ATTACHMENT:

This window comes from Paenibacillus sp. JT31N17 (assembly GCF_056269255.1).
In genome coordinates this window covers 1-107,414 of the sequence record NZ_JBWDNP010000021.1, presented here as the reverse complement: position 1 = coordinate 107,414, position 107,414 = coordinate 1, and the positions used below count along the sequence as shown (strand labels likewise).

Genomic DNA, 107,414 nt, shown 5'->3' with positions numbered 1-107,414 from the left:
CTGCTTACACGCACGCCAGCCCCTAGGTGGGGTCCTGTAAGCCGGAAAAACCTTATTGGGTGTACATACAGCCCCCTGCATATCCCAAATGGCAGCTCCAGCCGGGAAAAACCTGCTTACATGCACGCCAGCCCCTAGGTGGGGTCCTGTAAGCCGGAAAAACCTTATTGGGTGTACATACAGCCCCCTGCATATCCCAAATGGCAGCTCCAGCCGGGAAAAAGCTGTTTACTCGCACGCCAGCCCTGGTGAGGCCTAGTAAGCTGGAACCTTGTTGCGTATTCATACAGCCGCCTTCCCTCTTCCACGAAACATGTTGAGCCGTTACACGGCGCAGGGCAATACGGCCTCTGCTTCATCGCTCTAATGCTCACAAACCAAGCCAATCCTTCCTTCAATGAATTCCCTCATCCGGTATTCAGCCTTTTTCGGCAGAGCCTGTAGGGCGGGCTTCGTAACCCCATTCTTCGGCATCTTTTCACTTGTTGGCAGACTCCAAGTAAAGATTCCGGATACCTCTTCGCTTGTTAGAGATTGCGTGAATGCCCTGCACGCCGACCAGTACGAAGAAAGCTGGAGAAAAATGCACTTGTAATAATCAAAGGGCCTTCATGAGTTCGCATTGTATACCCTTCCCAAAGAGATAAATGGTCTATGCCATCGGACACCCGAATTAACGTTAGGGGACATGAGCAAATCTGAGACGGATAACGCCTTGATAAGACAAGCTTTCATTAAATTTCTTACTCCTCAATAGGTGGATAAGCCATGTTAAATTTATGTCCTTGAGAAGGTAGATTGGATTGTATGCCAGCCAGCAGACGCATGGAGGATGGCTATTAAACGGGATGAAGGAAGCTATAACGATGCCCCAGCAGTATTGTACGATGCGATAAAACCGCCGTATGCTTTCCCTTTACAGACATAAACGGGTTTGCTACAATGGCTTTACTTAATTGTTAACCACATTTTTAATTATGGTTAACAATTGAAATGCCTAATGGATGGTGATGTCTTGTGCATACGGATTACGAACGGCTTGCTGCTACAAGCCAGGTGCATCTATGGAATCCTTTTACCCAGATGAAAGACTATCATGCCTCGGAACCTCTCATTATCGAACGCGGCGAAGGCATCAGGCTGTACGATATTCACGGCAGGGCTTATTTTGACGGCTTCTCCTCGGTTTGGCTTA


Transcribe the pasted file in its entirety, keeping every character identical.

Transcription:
This window comes from Paenibacillus sp. JT31N17 (assembly GCF_056269255.1).
In genome coordinates this window covers 1-107,414 of the sequence record NZ_JBWDNP010000021.1, presented here as the reverse complement: position 1 = coordinate 107,414, position 107,414 = coordinate 1, and the positions used below count along the sequence as shown (strand labels likewise).

Genomic DNA, 107,414 nt, shown 5'->3' with positions numbered 1-107,414 from the left:
CTGCTTACACGCACGCCAGCCCCTAGGTGGGGTCCTGTAAGCCGGAAAAACCTTATTGGGTGTACATACAGCCCCCTGCATATCCCAAATGGCAGCTCCAGCCGGGAAAAACCTGCTTACATGCACGCCAGCCCCTAGGTGGGGTCCTGTAAGCCGGAAAAACCTTATTGGGTGTACATACAGCCCCCTGCATATCCCAAATGGCAGCTCCAGCCGGGAAAAAGCTGTTTACTCGCACGCCAGCCCTGGTGAGGCCTAGTAAGCTGGAACCTTGTTGCGTATTCATACAGCCGCCTTCCCTCTTCCACGAAACATGTTGAGCCGTTACACGGCGCAGGGCAATACGGCCTCTGCTTCATCGCTCTAATGCTCACAAACCAAGCCAATCCTTCCTTCAATGAATTCCCTCATCCGGTATTCAGCCTTTTTCGGCAGAGCCTGTAGGGCGGGCTTCGTAACCCCATTCTTCGGCATCTTTTCACTTGTTGGCAGACTCCAAGTAAAGATTCCGGATACCTCTTCGCTTGTTAGAGATTGCGTGAATGCCCTGCACGCCGACCAGTACGAAGAAAGCTGGAGAAAAATGCACTTGTAATAATCAAAGGGCCTTCATGAGTTCGCATTGTATACCCTTCCCAAAGAGATAAATGGTCTATGCCATCGGACACCCGAATTAACGTTAGGGGACATGAGCAAATCTGAGACGGATAACGCCTTGATAAGACAAGCTTTCATTAAATTTCTTACTCCTCAATAGGTGGATAAGCCATGTTAAATTTATGTCCTTGAGAAGGTAGATTGGATTGTATGCCAGCCAGCAGACGCATGGAGGATGGCTATTAAACGGGATGAAGGAAGCTATAACGATGCCCCAGCAGTATTGTACGATGCGATAAAACCGCCGTATGCTTTCCCTTTACAGACATAAACGGGTTTGCTACAATGGCTTTACTTAATTGTTAACCACATTTTTAATTATGGTTAACAATTGAAATGCCTAATGGATGGTGATGTCTTGTGCATACGGATTACGAACGGCTTGCTGCTACAAGCCAGGTGCATCTATGGAATCCTTTTACCCAGATGAAAGACTATCATGCCTCGGAACCTCTCATTATCGAACGCGGCGAAGGCATCAGGCTGTACGATATTCACGGCAGGGCTTATTTTGACGGCTTCTCCTCGGTTTGGCTTA